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Zanu PF factions in new turf war

Sources said the Emmerson Mnangagwa faction is determined to control the information desk currently led by the Solomon Mujuru camp through the party’s spokesperson Rugare Gumbo.

The camp, said the sources, roped in controversial former Information minister Jonathan Moyo after realising the importance of the party’s information department in the succession matrix.

They said it has also “recruited” war veterans’ leader Jabulani Sibanda, who had virtually camped in Masvingo and currently behaving like the Zanu PF’s de facto political commissar.

“The Mnangagwa faction wants Moyo, whom they know is very eloquent, to undermine Gumbo and by extension the whole Mujuru faction by pretending to be speaking and writing on his personal capacity and yet expressing party positions,” said one of the sources.

Moyo’s political forays are said to have also angered the Minister of Information and Publicity Webster Shamu, who is also Zanu PF’s political commissar.
Sources said Shamu recently ordered the Zimbabwe Broadcasting Corporation (ZBC) not to quote the former minister to check his growing political influence.

Shamu, who last week announced the beginning of Zanu PF’s restructuring exercise ahead of elections, possibly next year, is seen as a Mugabe loyalist.
Sources said he sprung into action after releasing that Sibanda was already preparing the ground for Mnangagwa loyalists to grab influential posts.
Shamu, through his aide who answered the phone, yesterday said he does not give interviews to journalists over the phone.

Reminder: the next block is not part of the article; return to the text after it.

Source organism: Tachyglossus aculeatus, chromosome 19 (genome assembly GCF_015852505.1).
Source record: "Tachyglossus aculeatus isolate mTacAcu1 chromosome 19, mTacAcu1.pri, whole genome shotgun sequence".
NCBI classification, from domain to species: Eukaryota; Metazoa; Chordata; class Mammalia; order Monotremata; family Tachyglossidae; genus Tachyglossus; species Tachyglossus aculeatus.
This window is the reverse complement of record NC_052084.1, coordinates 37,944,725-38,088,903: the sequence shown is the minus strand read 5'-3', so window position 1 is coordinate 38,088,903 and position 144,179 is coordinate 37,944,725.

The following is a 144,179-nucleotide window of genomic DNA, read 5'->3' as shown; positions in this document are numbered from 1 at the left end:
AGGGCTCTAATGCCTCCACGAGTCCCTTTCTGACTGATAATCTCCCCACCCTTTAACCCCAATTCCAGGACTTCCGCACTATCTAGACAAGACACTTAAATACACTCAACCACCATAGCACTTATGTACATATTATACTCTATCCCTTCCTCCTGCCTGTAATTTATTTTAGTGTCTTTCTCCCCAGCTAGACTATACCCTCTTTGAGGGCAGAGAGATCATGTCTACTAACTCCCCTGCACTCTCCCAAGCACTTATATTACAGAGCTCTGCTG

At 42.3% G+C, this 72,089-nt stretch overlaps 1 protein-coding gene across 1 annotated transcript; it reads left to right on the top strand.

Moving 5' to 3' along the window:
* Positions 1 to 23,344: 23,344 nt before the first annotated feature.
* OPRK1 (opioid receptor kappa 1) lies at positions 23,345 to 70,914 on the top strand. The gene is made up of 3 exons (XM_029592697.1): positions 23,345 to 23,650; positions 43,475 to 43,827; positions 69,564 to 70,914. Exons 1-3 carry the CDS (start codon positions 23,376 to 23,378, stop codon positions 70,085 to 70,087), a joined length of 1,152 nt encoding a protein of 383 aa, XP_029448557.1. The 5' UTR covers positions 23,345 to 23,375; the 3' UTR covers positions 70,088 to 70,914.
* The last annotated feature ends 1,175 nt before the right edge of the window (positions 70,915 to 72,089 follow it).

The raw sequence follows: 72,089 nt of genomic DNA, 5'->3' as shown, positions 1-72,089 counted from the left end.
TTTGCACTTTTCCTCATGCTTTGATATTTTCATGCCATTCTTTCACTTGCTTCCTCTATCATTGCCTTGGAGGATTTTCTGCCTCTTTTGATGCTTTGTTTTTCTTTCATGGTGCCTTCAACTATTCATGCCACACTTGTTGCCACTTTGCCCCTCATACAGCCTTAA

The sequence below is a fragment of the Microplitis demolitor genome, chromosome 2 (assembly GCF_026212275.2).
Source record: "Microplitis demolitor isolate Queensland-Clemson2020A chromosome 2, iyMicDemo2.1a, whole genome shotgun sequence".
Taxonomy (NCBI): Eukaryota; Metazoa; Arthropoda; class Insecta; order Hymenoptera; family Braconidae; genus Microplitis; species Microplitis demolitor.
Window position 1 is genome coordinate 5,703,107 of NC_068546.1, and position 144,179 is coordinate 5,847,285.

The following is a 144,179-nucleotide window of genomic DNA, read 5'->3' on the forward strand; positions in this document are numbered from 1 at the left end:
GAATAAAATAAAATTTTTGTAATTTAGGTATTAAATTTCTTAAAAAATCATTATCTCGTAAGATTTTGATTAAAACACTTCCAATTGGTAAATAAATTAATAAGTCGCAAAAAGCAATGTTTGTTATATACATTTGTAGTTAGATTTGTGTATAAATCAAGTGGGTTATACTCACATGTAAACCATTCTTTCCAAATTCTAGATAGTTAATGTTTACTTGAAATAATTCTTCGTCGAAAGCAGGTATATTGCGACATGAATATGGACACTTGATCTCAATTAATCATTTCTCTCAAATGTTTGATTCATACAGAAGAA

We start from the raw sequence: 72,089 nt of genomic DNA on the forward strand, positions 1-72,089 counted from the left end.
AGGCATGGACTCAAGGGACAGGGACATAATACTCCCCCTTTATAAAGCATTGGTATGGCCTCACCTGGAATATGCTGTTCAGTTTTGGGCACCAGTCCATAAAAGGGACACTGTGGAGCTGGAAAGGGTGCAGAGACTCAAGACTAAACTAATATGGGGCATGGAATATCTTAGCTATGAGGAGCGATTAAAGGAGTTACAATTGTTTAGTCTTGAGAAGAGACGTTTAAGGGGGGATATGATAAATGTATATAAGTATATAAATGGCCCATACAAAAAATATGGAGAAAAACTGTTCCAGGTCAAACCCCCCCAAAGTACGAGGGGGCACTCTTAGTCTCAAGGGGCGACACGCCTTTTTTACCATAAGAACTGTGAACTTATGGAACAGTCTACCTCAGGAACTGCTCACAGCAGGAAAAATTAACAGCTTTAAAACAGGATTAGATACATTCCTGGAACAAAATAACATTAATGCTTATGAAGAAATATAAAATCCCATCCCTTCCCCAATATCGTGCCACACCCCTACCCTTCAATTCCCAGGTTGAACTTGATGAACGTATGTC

ZBC spokesperson Sivukile Simango referred questions to the national broadcaster’s CEO Happison Muchechetere, who could not be reached for comment.

However, Moyo’s appearance on ZBC TV has not been as frequent as it used to be.

Sibanda yesterday claimed he did not belong to any faction. He said he only supported Zanu PF and Mugabe.

“What they are saying is nonsense,” Sibanda said. “I don’t have a substitute president.”

The relationship between Gumbo and Moyo has shown signs of strain lately.

The Tsholotsho North MP rejoined Zanu PF with ease after he was expelled in 2005 when he stood as an independent candidate in the Tsholotsho.
He was fired after he was fingered as the chief architecture of the so-called Tsholotsho Declaration in 2004, which was meant to topple Mugabe and replace him with Mnangagwa.

Sources said Moyo’s comments in the public media had courted the ire of the Mujuru faction which sees a ploy to wrestle the party’s information and publicity department from Gumbo, Mnangagwa’s long-time political rival in the Midlands province.

Last month, the Mnangagwa faction outwitted the Mujuru camp when it managed to send Moyo as a Zanu PF representative, to South Africa for the Sadc summit ahead of Gumbo, the official party spokesperson.

Asked to comment on the allegations, Moyo was abusive saying: “You are mad, goodbye.”

Gumbo could not be reached for comment yesterday but he was recently quoted in the media as saying Moyo must wait for the next congress if he wanted to speak on behalf of the party.

Power struggles between Mnangagwa and Gumbo are not new.

In 2005, Mnangagwa allegedly backed former ZBC journalist Makhosini Hlongwane who wrestled the Mberengwa East constituency from Gumbo.
Last year, Gumbo and Mnangagwa clashed over who was senior in the Midlands province.

Both claim to be the “godfathers” of the province.

But according the party’s constitution, Gumbo is number 11 while Mnangagwa is on 12.

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